A Vicious Bi-Cycle

, , , , , | Working | June 13, 2019

(I’m a regular at my bike repair shop since I bought mine from them about a year ago and it’s had its share of problems. This takes place as I’m bringing it in for scheduled maintenance.)

Employee: “Has he been behaving lately? Any problems, complaints?”

Me: “No, he’s very well behaved. He even plays nice with the other bicycles.”

Employee: “Strange, our bikes are bred to be more aggressive for [Suburb the shop is located in, known for its eccentric population].”

Me: “That’s all right; I don’t live here. I live in [Suburb known as a bit of a ghetto].”

Employee: “Yeah, that’s where our bikes usually end up, one way or the other.”

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Take A Bike Hike

, , , | Right | June 12, 2018

(I work in a local bicycle shop. We sell bicycles, parts, and service, but do not buy from the public. We get the following phone call at least once daily.)

Me: “Thanks for calling [Shop]. How can I help you?”

Customer: “Do y’all buy bikes?”

Me: “No, we don’t, sorry. You might try posting on Craigslist or eBay.”

Customer: “Oh. Well, I have a [year] [Model]. How much is that worth?”

Me: “I’m not sure. We usually just look them up on Craigslist or eBay to see what they sell for locally.”

Customer: “So, how much can I get for it?”

Me: “Let me just Google that for you.”

Customer: *uncomfortable silence*

Me: “…”

Customer: *recording* “We’re sorry, but the number you have dialed is no longer…”

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His Biking Days Are Numbered

, , , , , | Right | March 31, 2018

(A guy brings a bike in that needs a wheel and service. I take his name and phone number and write on the job card. I do the repair, but the customer never shows up to collect. I ring the number on the job card and an old lady answers. She says it is her son’s bike and she will tell him. That afternoon the guy shows up. I assume he is here to pay and collect, but instead he demands to know how I got that number.)

Me: “You gave it to me.”

Customer: “No! I never give out that number!”

Me: “Well, this is the number you gave me when you bought the bike in.”

Customer: “NO, I never give out that number, and I demand to know how you got it.”

Me: “You gave me it.”

Customer: “NO, I never give out that number, so tell me how you got it!”

Me: “Maybe I guessed your phone number!”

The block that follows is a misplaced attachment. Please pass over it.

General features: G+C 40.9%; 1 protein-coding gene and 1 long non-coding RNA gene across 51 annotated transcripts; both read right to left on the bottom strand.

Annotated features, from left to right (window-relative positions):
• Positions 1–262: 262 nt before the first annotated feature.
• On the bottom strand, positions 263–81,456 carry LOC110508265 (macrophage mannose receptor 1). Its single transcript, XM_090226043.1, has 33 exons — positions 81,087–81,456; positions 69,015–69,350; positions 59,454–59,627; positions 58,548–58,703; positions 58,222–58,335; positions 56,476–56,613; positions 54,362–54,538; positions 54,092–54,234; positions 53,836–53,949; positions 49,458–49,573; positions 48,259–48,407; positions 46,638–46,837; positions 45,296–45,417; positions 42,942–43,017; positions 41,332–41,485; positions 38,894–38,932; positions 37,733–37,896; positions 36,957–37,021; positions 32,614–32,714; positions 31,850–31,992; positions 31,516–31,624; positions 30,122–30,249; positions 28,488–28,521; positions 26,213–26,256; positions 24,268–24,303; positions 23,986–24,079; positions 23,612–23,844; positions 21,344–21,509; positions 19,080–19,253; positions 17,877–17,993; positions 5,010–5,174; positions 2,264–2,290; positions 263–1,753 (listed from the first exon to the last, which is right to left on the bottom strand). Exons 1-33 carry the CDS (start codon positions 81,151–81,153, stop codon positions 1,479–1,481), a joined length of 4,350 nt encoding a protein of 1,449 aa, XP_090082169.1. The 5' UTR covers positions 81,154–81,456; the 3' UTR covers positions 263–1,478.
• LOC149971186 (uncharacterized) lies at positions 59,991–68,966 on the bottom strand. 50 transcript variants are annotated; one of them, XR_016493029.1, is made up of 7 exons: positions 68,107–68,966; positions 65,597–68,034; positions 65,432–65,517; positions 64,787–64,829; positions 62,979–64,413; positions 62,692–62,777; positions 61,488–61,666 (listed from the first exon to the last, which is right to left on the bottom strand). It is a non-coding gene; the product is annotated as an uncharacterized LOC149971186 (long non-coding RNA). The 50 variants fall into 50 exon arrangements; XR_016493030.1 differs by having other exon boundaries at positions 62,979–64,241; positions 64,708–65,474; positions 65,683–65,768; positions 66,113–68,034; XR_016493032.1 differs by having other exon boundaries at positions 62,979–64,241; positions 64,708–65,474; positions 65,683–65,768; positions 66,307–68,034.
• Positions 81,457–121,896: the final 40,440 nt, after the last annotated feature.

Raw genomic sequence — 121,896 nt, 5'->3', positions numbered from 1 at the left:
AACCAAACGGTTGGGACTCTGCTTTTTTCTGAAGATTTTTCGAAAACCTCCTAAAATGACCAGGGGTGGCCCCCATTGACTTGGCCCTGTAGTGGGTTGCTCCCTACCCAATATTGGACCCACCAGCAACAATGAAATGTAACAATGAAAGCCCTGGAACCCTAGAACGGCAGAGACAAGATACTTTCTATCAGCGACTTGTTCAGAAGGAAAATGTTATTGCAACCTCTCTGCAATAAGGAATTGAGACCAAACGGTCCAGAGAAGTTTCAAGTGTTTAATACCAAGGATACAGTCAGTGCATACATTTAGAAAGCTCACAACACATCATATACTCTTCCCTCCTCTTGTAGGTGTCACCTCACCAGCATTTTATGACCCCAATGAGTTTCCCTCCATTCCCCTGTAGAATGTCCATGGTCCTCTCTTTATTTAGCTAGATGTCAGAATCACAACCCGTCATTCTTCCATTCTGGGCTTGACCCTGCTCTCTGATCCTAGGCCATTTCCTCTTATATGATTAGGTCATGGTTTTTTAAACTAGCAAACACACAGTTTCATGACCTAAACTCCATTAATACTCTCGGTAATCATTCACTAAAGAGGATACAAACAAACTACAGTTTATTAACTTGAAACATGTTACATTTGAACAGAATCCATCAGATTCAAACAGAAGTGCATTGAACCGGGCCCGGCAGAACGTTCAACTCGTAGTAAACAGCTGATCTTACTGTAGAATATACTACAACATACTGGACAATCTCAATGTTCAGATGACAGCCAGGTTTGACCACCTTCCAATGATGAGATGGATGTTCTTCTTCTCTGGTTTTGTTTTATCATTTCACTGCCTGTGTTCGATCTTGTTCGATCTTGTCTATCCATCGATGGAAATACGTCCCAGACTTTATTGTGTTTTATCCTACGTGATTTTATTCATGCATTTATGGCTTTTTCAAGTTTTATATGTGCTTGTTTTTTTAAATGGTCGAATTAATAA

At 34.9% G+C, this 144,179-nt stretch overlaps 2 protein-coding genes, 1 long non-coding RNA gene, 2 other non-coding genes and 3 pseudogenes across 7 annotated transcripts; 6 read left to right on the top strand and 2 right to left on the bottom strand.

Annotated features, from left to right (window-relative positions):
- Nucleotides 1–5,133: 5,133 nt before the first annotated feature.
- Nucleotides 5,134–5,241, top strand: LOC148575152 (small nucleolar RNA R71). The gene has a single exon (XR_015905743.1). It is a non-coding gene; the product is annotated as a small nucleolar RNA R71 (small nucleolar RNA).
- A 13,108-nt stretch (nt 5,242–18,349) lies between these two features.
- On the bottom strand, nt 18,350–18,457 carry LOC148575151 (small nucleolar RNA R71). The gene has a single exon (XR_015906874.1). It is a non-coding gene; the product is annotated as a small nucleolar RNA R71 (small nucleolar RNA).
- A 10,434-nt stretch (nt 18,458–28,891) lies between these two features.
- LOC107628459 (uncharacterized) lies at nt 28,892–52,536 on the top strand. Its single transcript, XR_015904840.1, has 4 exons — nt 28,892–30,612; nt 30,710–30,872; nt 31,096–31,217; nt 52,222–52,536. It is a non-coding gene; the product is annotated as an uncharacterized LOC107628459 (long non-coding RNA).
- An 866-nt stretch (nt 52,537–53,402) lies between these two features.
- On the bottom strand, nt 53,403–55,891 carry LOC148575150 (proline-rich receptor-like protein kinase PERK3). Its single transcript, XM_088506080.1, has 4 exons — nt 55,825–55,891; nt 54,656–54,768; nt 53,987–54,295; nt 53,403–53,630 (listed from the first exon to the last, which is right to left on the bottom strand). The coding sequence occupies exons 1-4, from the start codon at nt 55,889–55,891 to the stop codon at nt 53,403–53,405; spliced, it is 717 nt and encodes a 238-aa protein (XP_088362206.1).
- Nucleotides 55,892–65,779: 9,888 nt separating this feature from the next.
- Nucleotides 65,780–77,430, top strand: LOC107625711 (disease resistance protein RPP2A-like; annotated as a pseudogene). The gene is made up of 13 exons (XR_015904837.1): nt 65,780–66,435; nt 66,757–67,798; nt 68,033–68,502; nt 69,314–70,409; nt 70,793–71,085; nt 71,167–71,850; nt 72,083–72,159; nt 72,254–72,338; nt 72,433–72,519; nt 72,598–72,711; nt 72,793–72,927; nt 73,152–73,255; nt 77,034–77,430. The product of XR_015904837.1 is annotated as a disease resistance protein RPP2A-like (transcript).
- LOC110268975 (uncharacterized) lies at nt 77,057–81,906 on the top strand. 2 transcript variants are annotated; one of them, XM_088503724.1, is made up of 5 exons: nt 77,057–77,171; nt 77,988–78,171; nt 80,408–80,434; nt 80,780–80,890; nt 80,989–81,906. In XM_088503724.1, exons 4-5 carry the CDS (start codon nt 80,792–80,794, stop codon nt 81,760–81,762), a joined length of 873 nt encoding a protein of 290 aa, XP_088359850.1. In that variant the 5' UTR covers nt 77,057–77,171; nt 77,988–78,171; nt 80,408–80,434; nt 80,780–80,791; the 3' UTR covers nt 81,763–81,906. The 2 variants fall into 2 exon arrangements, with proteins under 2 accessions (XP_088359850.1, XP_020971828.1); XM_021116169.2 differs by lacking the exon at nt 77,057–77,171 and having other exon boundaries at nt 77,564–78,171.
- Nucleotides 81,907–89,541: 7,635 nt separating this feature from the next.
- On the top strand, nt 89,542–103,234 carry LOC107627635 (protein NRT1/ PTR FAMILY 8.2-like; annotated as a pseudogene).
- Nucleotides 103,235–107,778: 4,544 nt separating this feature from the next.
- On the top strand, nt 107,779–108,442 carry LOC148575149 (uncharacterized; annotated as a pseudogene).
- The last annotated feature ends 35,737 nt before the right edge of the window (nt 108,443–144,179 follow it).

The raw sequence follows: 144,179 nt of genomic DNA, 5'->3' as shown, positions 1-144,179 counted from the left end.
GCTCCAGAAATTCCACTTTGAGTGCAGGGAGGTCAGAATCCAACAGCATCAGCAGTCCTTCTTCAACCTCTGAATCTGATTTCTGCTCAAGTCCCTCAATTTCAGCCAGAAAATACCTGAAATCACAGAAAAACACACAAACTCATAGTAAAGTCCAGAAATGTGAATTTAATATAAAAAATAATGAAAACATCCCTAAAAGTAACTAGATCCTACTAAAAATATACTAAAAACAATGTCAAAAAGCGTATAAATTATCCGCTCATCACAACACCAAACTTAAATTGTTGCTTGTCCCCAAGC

Customer: “No, how did you get that number?”

Me: “Are you going to pay the bill and take the bike?”

Customer: “No! Not until you tell me how you got that number.”

(I bring the customer service slip out.)

Me: “Just f*** off. You are wasting your time and mine.”

Customer: “You haven’t heard the last of this!”

(I had. We sold his bike to cover the cost of the bill and never saw him again.)

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They’re Not The Brightest Light In The Place

, , , , , , | Right | January 24, 2018

(I work in a bicycle repair shop diagnosing issues. A customer and I are trying to work out the issue with his bike when an older woman pushes her way to the front of the line and starts screaming at me.)

Older Woman: “I can’t use your bloody bathroom! What’s wrong with this place?!”

(I say, “Excuse me,” to my current customer and turn to the woman.)

Me: “What seems to be the problem, ma’am?”

Older Woman: “Your stupid lights in the bathroom are reversed.”

Me: “Excuse me?”

Older Woman: “I go into the bathroom and the lights are on, and when I flip the switch, it goes dark!”

Me: “Are you sure–“

Older Woman: “I will stand here all day unless you fix it now!”

(I go into the bathroom and flip the switch off, so when she walks in, she’ll flip the light on. After going to the bathroom, she comes back to the desk, and once again interrupts the customer:)

Older Woman: “Here I was thinking you had to be bright to fix one of these bikes. But you don’t even know to get a proper light in the bathroom!”

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Customer Insults Are In Top Gear Today

, , , | Working | January 1, 2018

(I go to school in a bigger city that’s an hour away from where I live. I have a bike at the city to bring me from the station to school, just because I try to avoid local public transport. It’s a very cheap, second hand bike, and the gears are taken off, so it’s now set in one gear. Unfortunately, it doesn’t stay in that one gear, causing the chain to slip, so I bring it to the bike repair shop near the station. Before, it was set to third gear, which was fine with me. I pick up my bike after repairs and notice it has been set to first gear, so when I try to gain any momentum I have to pedal like a maniac. I used to be a lot heavier, but recently lost quite a bit of weight; most of the weight I haven’t lost yet is gathered in my thighs.)

Me: “I’m sorry, but can it possibly be set to the gear it was in when I brought it here? I’m not really looking forward to biking to the other side of town in first gear all the way.”

Bike Repair Guy: “Sorry, this is the only gear I can put it on in order to make it work. If I tighten it any further, your chain will slip again.”

Me: “Are you sure? Well, I guess I have to take it as it is then.”

Bike Repair Guy: “Besides, some extra pedaling would do you no harm. Get some of that fat off your legs!”

(I left as fast as I could in order not to give that guy a mouthful. Have never been back since.)

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